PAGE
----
Essentialism: The Disciplined Pursuit of Less – Book Review

12 Jan / James Eastham

I’ve always read a lot of books, as long as I can remember. Fiction or non-fiction, for the most part, I’m not fussy. It’s the process of reading that relaxes me. Trying to maximize my productivity during the physical act of reading has to lead to me almost entirely focusing on non-fiction. Whether that’s self-help, autobiographies or tutorials. The series of reviews, this being the first, is my way of trying to separate the wheat from the chaff. To help you select the books that can give you that 1% extra.

The Blurb

Have you ever found yourself struggling with information overload?

Have you ever felt both overworked and underutilised?

Do you ever feel busy but not productive?

If you answered yes to any of these, the way out is to become an Essentialist.

In Essentialism, Greg McKeown, CEO of a Leadership and Strategy agency in Silicon Valley who has run courses at Apple, Google and Facebook, shows you how to achieve what he calls the disciplined pursuit of less. Being an Essentialist is about a disciplined way of thinking. It means challenging the core assumption of ‘We can have it all’ and ‘I have to do everything’ and replacing it with the pursuit of ‘the right thing, in the right way, at the right time’.

By applying a more selective criteria for what is essential, the pursuit of less allows us to regain control of our own choices so we can channel our time, energy and effort into making the highest possible contribution toward the goals and activities that matter.

Using the experience and insight of working with the leaders of the most innovative companies and organisations in the world, McKeown shows you how to put Essentialism into practice in your own life, so you too can achieve something great.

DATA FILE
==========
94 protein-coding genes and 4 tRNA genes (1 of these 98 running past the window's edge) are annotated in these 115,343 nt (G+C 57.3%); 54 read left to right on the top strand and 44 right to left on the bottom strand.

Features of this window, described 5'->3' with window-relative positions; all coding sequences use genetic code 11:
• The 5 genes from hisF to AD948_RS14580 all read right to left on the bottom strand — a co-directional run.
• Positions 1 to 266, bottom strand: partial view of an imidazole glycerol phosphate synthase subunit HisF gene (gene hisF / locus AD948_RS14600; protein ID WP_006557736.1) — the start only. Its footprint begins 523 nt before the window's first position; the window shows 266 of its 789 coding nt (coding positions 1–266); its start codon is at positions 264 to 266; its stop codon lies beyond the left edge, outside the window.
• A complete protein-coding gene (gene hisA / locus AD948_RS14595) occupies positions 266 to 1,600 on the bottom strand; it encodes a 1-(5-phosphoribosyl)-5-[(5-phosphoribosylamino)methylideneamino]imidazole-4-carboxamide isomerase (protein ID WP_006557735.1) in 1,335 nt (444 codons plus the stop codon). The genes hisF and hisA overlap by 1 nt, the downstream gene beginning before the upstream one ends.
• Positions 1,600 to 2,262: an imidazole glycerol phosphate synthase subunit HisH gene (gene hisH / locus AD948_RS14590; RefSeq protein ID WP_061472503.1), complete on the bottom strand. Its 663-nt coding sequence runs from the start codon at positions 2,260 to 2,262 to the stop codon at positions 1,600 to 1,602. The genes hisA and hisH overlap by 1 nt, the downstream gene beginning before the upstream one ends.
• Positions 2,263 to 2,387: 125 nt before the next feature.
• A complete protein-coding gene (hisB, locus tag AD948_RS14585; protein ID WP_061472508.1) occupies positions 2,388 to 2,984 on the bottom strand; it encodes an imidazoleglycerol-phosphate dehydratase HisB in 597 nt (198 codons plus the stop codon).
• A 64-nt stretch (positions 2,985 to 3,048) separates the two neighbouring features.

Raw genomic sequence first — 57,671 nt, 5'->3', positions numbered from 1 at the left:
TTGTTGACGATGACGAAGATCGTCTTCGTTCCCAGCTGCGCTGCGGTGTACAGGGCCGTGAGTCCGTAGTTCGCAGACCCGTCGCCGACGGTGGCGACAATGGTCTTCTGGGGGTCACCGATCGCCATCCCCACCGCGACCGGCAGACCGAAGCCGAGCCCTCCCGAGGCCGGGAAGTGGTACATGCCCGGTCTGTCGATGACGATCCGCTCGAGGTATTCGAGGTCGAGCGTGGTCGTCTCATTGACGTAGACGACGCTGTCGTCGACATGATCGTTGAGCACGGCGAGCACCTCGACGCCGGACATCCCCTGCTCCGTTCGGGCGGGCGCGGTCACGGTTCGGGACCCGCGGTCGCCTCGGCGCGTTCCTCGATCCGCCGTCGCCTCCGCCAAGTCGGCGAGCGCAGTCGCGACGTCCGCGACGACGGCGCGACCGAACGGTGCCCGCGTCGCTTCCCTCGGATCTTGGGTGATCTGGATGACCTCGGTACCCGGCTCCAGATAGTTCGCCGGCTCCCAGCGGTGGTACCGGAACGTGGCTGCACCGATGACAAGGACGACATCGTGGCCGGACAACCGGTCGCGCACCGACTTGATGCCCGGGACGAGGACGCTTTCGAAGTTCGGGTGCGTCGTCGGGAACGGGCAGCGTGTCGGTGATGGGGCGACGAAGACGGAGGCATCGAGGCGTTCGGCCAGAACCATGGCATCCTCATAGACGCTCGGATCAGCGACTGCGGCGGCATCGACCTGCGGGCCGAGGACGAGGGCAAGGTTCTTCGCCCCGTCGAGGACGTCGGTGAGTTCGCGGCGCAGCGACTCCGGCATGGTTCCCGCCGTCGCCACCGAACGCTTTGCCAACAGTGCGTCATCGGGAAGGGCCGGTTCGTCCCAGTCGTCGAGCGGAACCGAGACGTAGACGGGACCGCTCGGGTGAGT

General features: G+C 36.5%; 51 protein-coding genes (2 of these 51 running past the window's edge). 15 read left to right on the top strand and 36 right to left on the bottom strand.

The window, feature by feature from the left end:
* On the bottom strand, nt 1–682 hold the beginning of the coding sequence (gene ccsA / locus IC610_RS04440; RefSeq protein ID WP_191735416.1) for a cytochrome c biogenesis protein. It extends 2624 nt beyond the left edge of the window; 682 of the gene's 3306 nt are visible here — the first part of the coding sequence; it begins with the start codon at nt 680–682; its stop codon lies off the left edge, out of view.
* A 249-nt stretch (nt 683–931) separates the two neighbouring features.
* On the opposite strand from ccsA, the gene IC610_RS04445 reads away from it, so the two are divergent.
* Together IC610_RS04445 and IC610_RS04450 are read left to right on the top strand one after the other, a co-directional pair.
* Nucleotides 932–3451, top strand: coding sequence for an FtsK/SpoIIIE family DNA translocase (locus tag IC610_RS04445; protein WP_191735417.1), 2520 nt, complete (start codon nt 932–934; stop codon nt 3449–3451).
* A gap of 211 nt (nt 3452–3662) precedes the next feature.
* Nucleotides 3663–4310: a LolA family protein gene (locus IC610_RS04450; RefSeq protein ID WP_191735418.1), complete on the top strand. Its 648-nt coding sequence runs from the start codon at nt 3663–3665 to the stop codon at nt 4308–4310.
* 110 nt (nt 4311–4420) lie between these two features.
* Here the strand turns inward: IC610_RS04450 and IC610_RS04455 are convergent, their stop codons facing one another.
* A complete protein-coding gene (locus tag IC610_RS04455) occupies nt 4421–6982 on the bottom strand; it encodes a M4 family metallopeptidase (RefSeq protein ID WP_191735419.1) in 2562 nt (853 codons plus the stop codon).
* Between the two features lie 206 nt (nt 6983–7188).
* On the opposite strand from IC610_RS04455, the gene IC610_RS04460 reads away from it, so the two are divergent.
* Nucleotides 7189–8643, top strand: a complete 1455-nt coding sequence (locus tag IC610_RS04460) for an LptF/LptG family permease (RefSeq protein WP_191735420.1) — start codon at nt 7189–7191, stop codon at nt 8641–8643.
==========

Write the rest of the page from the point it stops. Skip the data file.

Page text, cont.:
Taken from Amazon UK 

5 Key Quotes

“by a characteristically succinct principle, captured in just three German words: Weniger aber besser. The English translation is: Less but better. A more fitting definition of Essentialism would be hard to come by.”

“What if the whole world shifted from the undisciplined pursuit of more to the disciplined pursuit of less … only better?”

“As John Maxwell has written, “You cannot overestimate the unimportance of practically everything.”

“We need to learn the slow ‘yes’ and the quick ‘no.’ ”


The 2 line review

Productivity around my working life is what got me on this journey to marginal gains. Constantly trying to improve just 1% of my working life has lead to a real tangible increase in my output over the last 12 months. Essentialism has just taken that to the next level. This truly is a fantastic book on how to clear the noise and focus on what really matters.

The longer one

If you fancy a bit of a longer read, then carry on from here. The book is really well structured, introducing all of the key concepts. Going through practical examples and finishing off with real actionable steps that you can take forward into your daily life. That’s one of the key things I always look for in any book, clear and actionable steps.

One of the biggest takeaways is about being able to say no to things and the GAIN in respect from doing this. The common consensus, in both work and personal life, is that if you’re asked to do something the kindest thing to do is to say yes. The complete flip in perspective this book provides is how saying no can actually be more beneficial. As Paula Pant at says, you can ‘afford anything but not everything’. The same broad principle applies to all of life, not just money. Anything you say yes to, instantly means you’re saying no to another option.

Yes, you’ll go out for a drink after work, no you’re not spending quality time with your family.

Yes, you’ll take on the extra project, no you won’t put 100% effort into your current project.

That is Essentialism in it’s absolute rawest form. The implementation will vary from person to person, based on priorities. A single man may have different priorities to a happily married man with 3 children. It’s about knowing your priorities, your essentials, and focusing solely on the pursuit of the goals.

Greg McKeown’s writing style is also very easy to follow. He breaks all the points down into Lehman’s terms, introduces facts/studies seamlessly and gives realistic actionable tips. There’s nothing worse than reading an actionable tip that is not applicable to the everyday person. Greg stays away from this, instead of teaching you really easy ways to say no to the non-essential.

As far as books go, this ranks right up there for me with JL Collins The Simple Path to Wealth. Today’s world is a constant barrage of information; of new things to try; of things to see. If all you took from the book was an increase in awareness of things that are taking your attention then that in itself is a huge step towards your goals.

Buy now on Amazon

Cover of the book Essentialism

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